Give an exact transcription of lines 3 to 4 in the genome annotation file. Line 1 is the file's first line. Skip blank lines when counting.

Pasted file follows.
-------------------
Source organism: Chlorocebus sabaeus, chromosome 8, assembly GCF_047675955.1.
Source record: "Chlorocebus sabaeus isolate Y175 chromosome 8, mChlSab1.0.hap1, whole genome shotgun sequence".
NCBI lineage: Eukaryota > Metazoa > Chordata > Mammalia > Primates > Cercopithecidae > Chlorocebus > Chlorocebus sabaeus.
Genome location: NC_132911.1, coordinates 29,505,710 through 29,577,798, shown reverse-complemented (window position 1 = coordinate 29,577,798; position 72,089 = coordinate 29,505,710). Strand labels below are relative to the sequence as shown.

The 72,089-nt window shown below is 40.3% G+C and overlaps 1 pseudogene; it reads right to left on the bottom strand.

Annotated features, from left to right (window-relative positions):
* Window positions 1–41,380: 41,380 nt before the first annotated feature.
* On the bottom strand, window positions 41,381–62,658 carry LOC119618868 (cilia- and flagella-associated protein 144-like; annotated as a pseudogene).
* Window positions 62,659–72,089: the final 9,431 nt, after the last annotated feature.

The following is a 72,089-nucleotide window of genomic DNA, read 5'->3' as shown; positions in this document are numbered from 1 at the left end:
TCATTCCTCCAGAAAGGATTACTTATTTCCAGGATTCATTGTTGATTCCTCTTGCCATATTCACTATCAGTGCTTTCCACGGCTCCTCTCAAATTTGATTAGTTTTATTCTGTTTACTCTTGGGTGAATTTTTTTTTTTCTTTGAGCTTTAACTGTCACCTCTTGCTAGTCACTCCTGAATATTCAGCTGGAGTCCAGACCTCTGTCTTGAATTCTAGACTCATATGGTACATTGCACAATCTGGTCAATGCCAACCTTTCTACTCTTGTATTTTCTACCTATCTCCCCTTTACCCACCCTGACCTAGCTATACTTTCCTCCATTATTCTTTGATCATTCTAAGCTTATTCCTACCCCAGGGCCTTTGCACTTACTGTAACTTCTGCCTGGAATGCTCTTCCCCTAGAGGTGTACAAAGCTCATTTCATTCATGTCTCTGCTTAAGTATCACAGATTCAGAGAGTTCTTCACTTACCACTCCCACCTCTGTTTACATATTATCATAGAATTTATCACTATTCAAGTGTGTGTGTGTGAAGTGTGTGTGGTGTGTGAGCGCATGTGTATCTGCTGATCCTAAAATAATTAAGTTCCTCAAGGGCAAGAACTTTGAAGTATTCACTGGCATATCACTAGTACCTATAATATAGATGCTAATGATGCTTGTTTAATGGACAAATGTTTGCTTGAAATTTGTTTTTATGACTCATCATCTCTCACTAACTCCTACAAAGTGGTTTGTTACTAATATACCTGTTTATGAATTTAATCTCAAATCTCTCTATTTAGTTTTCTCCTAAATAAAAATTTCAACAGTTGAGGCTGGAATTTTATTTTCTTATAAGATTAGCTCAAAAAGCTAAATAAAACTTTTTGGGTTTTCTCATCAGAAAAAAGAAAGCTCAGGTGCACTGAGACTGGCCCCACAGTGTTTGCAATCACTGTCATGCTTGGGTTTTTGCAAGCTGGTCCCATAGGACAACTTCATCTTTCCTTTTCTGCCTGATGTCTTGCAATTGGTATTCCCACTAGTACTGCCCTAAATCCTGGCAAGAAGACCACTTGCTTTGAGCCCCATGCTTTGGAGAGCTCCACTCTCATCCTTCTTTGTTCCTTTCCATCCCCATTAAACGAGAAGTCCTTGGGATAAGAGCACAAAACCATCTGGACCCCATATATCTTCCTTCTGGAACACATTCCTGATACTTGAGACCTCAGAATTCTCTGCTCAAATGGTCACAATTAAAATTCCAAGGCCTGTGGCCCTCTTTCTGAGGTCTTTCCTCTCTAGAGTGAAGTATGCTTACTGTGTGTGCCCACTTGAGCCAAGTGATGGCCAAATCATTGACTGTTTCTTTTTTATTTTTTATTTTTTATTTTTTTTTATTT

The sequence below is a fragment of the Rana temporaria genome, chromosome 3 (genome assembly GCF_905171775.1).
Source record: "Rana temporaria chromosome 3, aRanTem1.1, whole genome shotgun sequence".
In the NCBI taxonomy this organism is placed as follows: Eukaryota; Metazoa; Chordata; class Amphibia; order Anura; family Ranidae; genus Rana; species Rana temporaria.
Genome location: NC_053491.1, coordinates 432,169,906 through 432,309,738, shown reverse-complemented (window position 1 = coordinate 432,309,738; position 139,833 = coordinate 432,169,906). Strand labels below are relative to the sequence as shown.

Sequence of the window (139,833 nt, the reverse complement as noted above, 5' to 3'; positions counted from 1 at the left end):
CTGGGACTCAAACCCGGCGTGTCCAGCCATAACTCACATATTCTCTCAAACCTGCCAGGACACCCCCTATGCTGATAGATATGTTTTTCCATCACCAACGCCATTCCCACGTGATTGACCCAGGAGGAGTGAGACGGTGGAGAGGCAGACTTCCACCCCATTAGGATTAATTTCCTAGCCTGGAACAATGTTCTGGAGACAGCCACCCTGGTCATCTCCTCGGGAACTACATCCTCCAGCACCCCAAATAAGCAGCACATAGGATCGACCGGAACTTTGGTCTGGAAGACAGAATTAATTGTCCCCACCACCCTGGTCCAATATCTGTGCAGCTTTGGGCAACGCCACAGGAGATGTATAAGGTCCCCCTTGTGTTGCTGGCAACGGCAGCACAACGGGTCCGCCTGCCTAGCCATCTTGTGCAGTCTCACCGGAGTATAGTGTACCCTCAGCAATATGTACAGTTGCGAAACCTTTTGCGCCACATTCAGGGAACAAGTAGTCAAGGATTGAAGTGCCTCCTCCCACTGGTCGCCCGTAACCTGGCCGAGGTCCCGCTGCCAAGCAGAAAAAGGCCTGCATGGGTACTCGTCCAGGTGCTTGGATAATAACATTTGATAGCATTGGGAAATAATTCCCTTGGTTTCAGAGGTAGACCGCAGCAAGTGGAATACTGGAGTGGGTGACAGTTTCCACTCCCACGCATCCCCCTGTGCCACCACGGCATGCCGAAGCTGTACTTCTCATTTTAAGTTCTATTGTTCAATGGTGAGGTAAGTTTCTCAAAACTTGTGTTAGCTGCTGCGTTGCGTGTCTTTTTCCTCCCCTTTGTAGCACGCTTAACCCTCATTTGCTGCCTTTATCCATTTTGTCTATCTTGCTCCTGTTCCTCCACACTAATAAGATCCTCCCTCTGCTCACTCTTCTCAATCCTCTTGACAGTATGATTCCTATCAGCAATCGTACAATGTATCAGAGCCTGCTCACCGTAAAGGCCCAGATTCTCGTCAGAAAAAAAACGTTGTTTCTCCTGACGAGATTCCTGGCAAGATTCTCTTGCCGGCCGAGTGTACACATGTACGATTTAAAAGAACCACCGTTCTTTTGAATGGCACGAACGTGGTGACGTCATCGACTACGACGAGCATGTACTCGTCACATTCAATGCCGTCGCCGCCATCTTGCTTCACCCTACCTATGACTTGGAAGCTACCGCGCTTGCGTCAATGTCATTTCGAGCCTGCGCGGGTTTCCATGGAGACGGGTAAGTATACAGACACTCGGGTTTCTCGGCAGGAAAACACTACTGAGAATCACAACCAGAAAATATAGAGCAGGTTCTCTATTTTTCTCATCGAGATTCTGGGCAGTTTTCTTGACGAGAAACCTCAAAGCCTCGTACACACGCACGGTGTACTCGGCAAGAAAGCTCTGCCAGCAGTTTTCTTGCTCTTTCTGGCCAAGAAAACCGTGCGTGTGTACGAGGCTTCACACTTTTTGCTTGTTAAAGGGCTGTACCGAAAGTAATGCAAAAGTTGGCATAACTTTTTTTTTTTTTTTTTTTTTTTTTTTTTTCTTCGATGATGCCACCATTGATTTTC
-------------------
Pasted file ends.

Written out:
NCBI lineage: Eukaryota > Metazoa > Chordata > Mammalia > Primates > Cercopithecidae > Chlorocebus > Chlorocebus sabaeus.
Genome location: NC_132911.1, coordinates 29,505,710 through 29,577,798, shown reverse-complemented (window position 1 = coordinate 29,577,798; position 72,089 = coordinate 29,505,710). Strand labels below are relative to the sequence as shown.